#SAFilmSummit: Audiovisual Industry’s Greatest Gathering – Day 2

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Tuesday February 5th, delegates returned to the SkyRink Studios to continue the conversation from the first day. Like most institutions in South Africa the transformation in the film industry has been slow. The main aim of this summit was to encourage rapid and tangible results during the transformation process. 

To achieve this the five commissions that were conducted on the first day continued. Each commission focused on a specific part of transformation. During their discussions, they answered questions geared towards improving conditions in the industry. At the end of the day, the delegates reconvened, and each commission had the opportunity to give a report on the recommendations made during their commissions.

Commission one was on “Owning the South African Storyline.” Since 1994, South Africa’s national identity was built on our diversity. It was recommended that diversity is not only our identity but our truth and thus our story. To create content that will teach the world about South Africa, it was suggested that broadcasting agencies be part of the production process. By taking a role as co-producers, the agencies will be reinvesting back into the industry and encouraging more growth.

But what is growth without empowerment? Copyright laws are meant to protect content creators. It is through these laws that creators get to benefit from their work. Encouraging partnerships between the broadcasters and production houses would see content creators owning their work versus selling their work.

But unless we have policies in place to protect the rights of content creators and those who work in the industry, the ownership of our story will only remain a myth. To avoid this, commission two was created to focus on Policy, Structure and Institutions. 

During their feedback, commission two pointed out that those policies meant to protect people in the industry are outdated. The film industry has evolved through the years. While the evolution happened regardless of red tape in the industry, the red tape needs to go. The industry previously supported the success of white men. Women, black filmmakers and those living with disabilities never had a seat on the table. Today, women, black filmmakers and those living with disabilities are still at the bottom of the food chain.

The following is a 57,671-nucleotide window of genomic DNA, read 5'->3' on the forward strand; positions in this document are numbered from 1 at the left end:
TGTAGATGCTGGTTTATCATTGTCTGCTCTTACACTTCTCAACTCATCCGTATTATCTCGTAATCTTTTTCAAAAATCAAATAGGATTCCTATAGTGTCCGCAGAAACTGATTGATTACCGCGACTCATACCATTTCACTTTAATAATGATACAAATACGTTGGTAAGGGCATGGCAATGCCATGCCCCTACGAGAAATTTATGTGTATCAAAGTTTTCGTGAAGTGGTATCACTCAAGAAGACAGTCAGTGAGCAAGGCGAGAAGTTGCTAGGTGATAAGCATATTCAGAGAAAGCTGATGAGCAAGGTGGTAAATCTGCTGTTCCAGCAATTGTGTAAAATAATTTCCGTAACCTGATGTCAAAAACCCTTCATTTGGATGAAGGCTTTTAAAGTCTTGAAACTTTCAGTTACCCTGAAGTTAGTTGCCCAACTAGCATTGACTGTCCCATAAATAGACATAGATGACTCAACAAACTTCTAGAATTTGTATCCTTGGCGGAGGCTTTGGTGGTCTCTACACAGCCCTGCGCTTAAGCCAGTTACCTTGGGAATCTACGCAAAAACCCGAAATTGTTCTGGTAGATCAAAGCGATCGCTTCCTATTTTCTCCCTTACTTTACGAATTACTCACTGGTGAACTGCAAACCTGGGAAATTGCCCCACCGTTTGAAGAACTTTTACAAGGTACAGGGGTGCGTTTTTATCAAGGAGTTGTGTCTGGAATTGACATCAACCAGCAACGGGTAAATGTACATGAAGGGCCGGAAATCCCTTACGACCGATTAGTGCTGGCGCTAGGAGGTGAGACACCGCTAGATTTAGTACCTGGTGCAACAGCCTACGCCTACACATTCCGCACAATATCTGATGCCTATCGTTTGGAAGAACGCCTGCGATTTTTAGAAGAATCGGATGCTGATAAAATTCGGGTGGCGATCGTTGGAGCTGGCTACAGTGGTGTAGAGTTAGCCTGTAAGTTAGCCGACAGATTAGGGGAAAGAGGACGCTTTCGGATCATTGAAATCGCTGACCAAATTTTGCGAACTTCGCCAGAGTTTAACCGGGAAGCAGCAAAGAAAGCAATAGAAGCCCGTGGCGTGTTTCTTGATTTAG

The empowerment of the forgotten was in Commission 5. They focused on Empowerment, Inclusivity and Capacity Building. It was clear sitting in that commission that 25 years of democracy has not done much for the voices of women, black filmmakers, young film makers and those living with disabilities. Since its creation, the industry has been rigged. Equal distribution of resources remains a problem. Recommendations where made for the industry to employ those institutions that were created to protect the forgotten to protect the forgotten. Instead of creating new institutions, those that exist should collaborate with the various organisations in the industry and work towards creating an equal and inclusive system.

Commission 3 was on the Disruption and Innovation in the Value Chain. It was clear from their presentation that the commission believed in the empowerment of young filmmakers by those who are experienced. It was suggested that all stakeholders in the industry should create hubs for the youth. These hubs would serve as mentorship programs and encourage skills development. The skills should be more “technocentric” as everyone was concerned about whether the South African Film Industry was ready for the 4th Industrial Revolution. They also touched on the importance of funding, something that Commission 4 was responsible for.

While commission 4 was specifically tasked with funding, all commissions touched on it. The transformation process requires funding. Issues surrounding the funding models and processes have been problematic for many in the industry. Basically, the industry requires funding models and systems that will support and maintain growth within the industry.

At the end of the Summit, the Minister of Arts and Culture, Nathi Mthethwa, expressed the value of having the Summit yearly. The reference group that was created is meant to stay together and meet quarterly. It is time for both the government and the industry to take the baton and move the transformation process. The conversations need not stop after the summit as the journey has officially began


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